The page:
Prime Minister Theresa May defended her plan for leaving the European Union (EU) as the only viable option, and called on voters and lawmakers to get behind it or “risk ending up with no Brexit at all.”
“I am not going to Brussels to compromise our national interest,” May wrote in the Mail on Sunday. “I am going to fight for it. I am going to fight for our Brexit deal – because it is the right deal for Britain.”
May faces tricky votes in the House of Commons this week that Euroskeptics in her Conservative Party see as a test of opposition to her Brexit policy, which lays out a closer relationship to the EU’s single market that many hoped for.
Boris Johnson, the former foreign minister, and David Davis, the former Brexit secretary, resigned over it, fueling speculation of a possible leadership challenge.
“This jeopardises the opportunities offered by Brexit,” Davis wrote in the Financial Times on Sunday. “The chance to become a credible trading partner will be compromised and we will be unable to strike free-trade deals.”
May’s Brexit blueprint calls for a new UK-EU “free trade area” with interlinked customs regimes, but critics argue that it would leave Britain signed up to rules on trade it would no longer have any ability to influence and prevent it from signing trade deals with non-EU countries.
US President Donald Trump said in an interview in the Sun newspaper last week that too much regulatory alignment with the EU would “kill” a trans-Atlantic free-trade deal.
He also criticised May for the way she handled negotiations with the EU and said the deal she’s pursuing “is not what the people voted on.”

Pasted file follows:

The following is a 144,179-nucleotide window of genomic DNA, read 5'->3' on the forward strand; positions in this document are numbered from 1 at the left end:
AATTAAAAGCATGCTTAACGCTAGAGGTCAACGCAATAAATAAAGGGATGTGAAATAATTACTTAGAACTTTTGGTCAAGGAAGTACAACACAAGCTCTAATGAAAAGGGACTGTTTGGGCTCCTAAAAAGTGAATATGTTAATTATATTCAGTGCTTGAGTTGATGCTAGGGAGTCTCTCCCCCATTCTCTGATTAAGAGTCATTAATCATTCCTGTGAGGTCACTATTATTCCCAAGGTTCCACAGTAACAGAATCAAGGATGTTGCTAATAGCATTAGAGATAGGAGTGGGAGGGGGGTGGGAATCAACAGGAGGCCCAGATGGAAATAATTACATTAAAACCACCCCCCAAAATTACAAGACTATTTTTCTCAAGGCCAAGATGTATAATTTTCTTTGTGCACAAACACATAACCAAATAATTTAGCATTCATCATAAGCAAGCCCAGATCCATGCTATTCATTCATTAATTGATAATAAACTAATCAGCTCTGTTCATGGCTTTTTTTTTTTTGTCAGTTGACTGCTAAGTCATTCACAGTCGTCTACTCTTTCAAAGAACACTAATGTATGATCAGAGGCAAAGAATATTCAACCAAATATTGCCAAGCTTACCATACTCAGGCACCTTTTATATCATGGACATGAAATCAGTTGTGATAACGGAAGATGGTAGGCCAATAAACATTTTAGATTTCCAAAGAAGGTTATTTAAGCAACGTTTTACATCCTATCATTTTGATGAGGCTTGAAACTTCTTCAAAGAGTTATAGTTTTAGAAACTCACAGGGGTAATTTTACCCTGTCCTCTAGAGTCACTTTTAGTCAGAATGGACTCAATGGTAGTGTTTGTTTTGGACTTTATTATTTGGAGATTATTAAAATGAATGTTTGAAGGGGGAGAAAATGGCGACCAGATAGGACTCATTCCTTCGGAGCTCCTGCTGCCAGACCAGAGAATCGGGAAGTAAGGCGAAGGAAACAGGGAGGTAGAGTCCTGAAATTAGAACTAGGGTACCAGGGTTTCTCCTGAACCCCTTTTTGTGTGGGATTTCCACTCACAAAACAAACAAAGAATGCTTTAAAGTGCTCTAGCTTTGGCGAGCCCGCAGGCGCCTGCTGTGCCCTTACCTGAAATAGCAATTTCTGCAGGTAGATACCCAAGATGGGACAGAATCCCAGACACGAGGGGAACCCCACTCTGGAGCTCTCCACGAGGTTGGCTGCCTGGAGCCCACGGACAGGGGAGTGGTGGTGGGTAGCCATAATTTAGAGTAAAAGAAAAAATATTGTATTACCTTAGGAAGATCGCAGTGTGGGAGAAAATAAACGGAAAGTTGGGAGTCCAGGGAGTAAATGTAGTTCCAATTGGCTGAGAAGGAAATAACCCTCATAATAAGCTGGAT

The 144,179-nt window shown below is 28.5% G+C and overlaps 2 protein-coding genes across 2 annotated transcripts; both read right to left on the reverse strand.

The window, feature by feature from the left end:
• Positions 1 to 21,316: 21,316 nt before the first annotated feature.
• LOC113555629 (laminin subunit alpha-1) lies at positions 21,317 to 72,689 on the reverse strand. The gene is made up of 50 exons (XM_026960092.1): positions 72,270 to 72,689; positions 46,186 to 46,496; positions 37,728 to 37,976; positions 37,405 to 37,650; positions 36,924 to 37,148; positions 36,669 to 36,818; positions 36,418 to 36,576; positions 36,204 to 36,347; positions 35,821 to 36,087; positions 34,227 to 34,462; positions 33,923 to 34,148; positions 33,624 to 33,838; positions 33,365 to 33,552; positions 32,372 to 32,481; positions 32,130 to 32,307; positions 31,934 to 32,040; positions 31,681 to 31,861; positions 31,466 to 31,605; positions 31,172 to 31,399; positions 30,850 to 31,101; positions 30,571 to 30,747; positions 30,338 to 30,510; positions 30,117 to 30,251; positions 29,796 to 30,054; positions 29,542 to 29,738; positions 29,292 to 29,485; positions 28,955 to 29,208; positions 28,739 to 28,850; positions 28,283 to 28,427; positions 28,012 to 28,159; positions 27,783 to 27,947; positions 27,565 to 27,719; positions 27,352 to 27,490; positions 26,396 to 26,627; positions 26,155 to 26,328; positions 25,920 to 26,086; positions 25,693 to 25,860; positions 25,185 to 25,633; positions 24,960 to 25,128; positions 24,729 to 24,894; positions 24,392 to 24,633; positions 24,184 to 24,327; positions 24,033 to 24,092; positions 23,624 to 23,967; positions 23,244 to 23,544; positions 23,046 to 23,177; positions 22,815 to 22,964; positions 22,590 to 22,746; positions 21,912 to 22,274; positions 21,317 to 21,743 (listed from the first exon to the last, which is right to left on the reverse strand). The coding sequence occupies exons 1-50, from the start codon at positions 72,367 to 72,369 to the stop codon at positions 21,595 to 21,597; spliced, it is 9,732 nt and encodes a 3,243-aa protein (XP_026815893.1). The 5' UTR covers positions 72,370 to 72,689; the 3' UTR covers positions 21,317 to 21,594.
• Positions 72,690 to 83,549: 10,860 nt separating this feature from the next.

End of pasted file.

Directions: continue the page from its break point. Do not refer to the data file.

At a joint press conference on Friday, Trump softened his criticism of May’s leadership – though he didn’t back off from his central warning on trade.
“The only thing I ask of Theresa is that we make sure we can trade, that we don’t have any restrictions, because we want to trade with the UK and the UK wants to trade with us,” Trump said.
He also revealed that May had rejected his earlier “suggestion” for how to deal with the EU because it was too “brutal,” without saying what it was.
May revealed on the BBC’s “Andrew Marr Show” on Sunday that Trump advised her to “sue the EU, not go into negotiations, sue them.”
Having endured the turbulence of Trump’s visit, May’s attention was immediately on another tough week in Parliament.
She invited Conservative lawmakers who she hopes to persuade to back her Brexit plan, including Cheryl Gillan, John Penrose and Edward Leigh, to her Chequers country retreat shortly after Trump’s entourage departed.
The challenge is considerable. Steve Baker, the Brexit minister who quit along with Davis, accused her in The Sunday Telegraph of presiding over a “cloak and dagger” plot to undermine Brexit.
In her Mail on Sunday letter, May warned parliamentarians seeking to scuttle the plan – and also those trying to force amendments to strengthen post-Brexit EU ties – that they risk causing “a damaging and disorderly Brexit.”
She said her proposal is the only way to prevent a hard border between Northern Ireland and Ireland after Brexit, while also protecting supply chains and the jobs that depend on them.
“We’re going to be able to cut tariffs, we’re going to be able to change quotas, we’re going to be able to have freedom on services, we’re going to be able to have bilateral investment deals,” May said on the BBC. “This is a good deal for the UK.”
May will get a sense of where she stands on Monday when the Taxation (Cross-Border Trade) returns to the House of Commons.
Jacob Rees-Mogg, chairman of the pro-Brexit European Research Group, has offered amendments to the bill. On paper, only seven Conservatives need to rebel for it to be defeated – though it depends on how lawmakers from other parties vote.
It’s unlikely that opposition Labour Party lawmakers seeking a soft Brexit will help May get her plans through.
Peter Mandelson, Britain’s former trade commissioner in Brussels and a Labour peer in the House of Lords, said in the Observer that May’s plans would deliver “the polar opposite of taking back control.”
“Britain, in effect, would be entrapped and the more you think through the implications the more the whole thing looks less like a soft Brexit than a national humiliation,” he wrote.
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